Obtaining workers’ compensation benefits following a work injury in Georgia can be complicated, especially if you suffer serious injuries that require you to be off work for a long period of time. While you can resolve your claim at any time if you are having a dispute about your entitlement to benefits, it is often in your best interests to wait until you reach maximum medical improvement to ensure that you receive all the benefits you deserve.
What Is Maximum Medical Improvement?
Maximum medical improvement is a term used in workers’ compensation and personal injury cases, such as slip and fall and car accidents. It is often referred to as MMI for short. In a less serious injury, it can be the stage where you have a reached a full recovery. In other cases, it is the stage where your doctor has advised you that you have healed as much as you will and that you will be left with some effects of your injury. In Georgia, you may still be entitled to workers’ compensation benefits after you reach your MMI.
How MMI Can Affect Your Augusta Workers’ Compensation Case
It is often a good idea to wait until you reach MMI before resolving a disputed workers’ compensation claim to ensure that it includes any future medical expenses that you will incur. In addition, your MMI will also affect your right to wage loss benefits. Here is how this can work:
- If you are unable to work for more than seven days due to your injuries, you are entitled to temporary total disability benefits, which is two-thirds of your wages up to a maximum amount set yearly. You can receive these payments until you reach your MMI or 400 weeks, whichever is sooner.
- When you are receiving temporary partial disability benefits because you can return to work in a more limited capacity, you are entitled to these benefits until you reach your MMI or a maximum of 350 weeks.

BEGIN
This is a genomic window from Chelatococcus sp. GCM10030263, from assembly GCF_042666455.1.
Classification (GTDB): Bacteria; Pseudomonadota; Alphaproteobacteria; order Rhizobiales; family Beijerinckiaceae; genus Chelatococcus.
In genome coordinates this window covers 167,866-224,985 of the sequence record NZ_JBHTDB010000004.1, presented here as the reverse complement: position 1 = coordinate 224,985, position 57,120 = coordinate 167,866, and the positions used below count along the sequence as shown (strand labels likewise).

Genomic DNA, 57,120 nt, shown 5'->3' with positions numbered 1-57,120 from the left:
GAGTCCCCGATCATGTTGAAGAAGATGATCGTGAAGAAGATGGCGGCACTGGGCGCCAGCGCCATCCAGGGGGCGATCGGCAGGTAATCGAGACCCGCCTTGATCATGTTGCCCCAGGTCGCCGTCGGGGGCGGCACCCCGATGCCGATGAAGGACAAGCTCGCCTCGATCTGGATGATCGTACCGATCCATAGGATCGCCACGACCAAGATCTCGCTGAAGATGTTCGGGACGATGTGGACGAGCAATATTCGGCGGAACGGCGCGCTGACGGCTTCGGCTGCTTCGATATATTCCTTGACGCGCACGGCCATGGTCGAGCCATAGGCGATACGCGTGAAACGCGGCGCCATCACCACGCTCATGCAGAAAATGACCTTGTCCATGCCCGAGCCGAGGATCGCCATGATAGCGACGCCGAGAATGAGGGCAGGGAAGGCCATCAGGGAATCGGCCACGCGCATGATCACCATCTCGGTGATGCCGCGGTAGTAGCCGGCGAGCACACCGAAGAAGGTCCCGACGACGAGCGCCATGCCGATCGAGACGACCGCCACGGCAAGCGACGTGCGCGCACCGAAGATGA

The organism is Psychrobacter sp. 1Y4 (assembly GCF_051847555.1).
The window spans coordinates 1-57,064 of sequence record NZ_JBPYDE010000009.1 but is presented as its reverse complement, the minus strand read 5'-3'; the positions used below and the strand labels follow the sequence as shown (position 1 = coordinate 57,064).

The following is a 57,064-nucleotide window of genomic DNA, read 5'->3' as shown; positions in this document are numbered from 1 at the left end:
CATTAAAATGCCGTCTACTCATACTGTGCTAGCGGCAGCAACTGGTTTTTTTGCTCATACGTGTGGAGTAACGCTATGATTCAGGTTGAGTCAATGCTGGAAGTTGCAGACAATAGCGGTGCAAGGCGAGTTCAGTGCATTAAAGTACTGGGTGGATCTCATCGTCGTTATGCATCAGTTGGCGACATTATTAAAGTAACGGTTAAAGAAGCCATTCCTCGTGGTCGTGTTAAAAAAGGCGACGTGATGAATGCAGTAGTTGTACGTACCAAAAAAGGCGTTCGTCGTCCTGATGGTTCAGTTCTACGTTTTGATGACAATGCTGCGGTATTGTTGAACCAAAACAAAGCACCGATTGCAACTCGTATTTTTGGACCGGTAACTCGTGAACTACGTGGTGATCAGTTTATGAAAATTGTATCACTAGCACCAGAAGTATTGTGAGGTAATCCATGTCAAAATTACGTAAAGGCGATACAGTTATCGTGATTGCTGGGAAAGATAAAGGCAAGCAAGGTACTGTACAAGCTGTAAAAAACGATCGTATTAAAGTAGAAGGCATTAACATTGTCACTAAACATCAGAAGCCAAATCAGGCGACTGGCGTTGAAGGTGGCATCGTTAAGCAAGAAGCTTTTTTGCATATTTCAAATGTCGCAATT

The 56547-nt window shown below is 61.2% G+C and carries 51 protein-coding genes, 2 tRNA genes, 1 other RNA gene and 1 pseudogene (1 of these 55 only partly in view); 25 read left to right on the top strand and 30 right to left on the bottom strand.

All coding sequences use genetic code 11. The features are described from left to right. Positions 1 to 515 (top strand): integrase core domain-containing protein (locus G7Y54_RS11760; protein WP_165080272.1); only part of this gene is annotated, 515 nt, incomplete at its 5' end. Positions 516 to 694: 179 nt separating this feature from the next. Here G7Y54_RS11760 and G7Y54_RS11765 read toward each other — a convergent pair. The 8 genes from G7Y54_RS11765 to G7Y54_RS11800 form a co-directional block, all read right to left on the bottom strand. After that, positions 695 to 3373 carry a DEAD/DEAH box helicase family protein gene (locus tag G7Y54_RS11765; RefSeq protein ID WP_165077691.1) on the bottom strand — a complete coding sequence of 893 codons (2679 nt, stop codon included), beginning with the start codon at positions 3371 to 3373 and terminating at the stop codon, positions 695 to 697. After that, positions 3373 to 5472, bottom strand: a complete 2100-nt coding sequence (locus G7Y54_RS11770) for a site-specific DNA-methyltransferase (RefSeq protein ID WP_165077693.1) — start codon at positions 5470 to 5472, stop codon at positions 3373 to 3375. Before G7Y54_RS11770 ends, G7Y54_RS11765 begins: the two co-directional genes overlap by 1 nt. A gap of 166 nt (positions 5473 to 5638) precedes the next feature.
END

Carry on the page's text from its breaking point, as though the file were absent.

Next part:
- Once you are no longer entitled to the benefits listed above, your doctor would evaluate you for a permanent disability. If your doctor determines that you suffered a permanent partial disability, you may be entitled to permanent partial disability payments based on a schedule of impairments or an unscheduled award if your disability is not on the workers’ comp list of impairments.
- If you suffered a permanent and total disability that prevents you from working, you may be entitled to receive weekly payments for your lifetime at the amount of your temporary total disability payments.
Being certain that you are receiving all of the workers’ compensation benefits you are entitled to can be complicated. Our experienced workers’ compensation attorneys are here to explain your legal rights and ensure that you receive the benefits you deserve. We offer a free initial consultation where you can learn more about how we can assist you. Contact us online or call our Augusta office directly at 706.863.6600 to schedule an appointment.